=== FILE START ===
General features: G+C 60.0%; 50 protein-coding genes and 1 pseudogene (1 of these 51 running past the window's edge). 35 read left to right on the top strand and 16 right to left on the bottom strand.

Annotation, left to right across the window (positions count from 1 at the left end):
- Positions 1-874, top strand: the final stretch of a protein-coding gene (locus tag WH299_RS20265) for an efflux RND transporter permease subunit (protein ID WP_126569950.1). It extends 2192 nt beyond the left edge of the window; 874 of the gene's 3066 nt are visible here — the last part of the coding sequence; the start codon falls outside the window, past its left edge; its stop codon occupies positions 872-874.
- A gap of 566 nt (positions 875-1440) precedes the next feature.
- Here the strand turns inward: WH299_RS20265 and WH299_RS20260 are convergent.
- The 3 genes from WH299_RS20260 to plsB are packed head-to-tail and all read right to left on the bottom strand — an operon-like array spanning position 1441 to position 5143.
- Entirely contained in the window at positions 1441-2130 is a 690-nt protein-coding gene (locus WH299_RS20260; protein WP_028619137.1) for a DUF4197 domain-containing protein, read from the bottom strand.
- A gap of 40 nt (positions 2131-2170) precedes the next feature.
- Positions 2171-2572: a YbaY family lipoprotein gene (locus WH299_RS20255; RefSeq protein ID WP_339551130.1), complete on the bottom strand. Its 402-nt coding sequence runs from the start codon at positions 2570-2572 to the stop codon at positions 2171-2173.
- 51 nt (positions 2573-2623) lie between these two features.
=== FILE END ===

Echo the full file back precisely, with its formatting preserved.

General features: G+C 60.0%; 50 protein-coding genes and 1 pseudogene (1 of these 51 running past the window's edge). 35 read left to right on the top strand and 16 right to left on the bottom strand.

Annotation, left to right across the window (positions count from 1 at the left end):
- Positions 1-874, top strand: the final stretch of a protein-coding gene (locus tag WH299_RS20265) for an efflux RND transporter permease subunit (protein ID WP_126569950.1). It extends 2192 nt beyond the left edge of the window; 874 of the gene's 3066 nt are visible here — the last part of the coding sequence; the start codon falls outside the window, past its left edge; its stop codon occupies positions 872-874.
- A gap of 566 nt (positions 875-1440) precedes the next feature.
- Here the strand turns inward: WH299_RS20265 and WH299_RS20260 are convergent.
- The 3 genes from WH299_RS20260 to plsB are packed head-to-tail and all read right to left on the bottom strand — an operon-like array spanning position 1441 to position 5143.
- Entirely contained in the window at positions 1441-2130 is a 690-nt protein-coding gene (locus WH299_RS20260; protein WP_028619137.1) for a DUF4197 domain-containing protein, read from the bottom strand.
- A gap of 40 nt (positions 2131-2170) precedes the next feature.
- Positions 2171-2572: a YbaY family lipoprotein gene (locus WH299_RS20255; RefSeq protein ID WP_339551130.1), complete on the bottom strand. Its 402-nt coding sequence runs from the start codon at positions 2570-2572 to the stop codon at positions 2171-2173.
- 51 nt (positions 2573-2623) lie between these two features.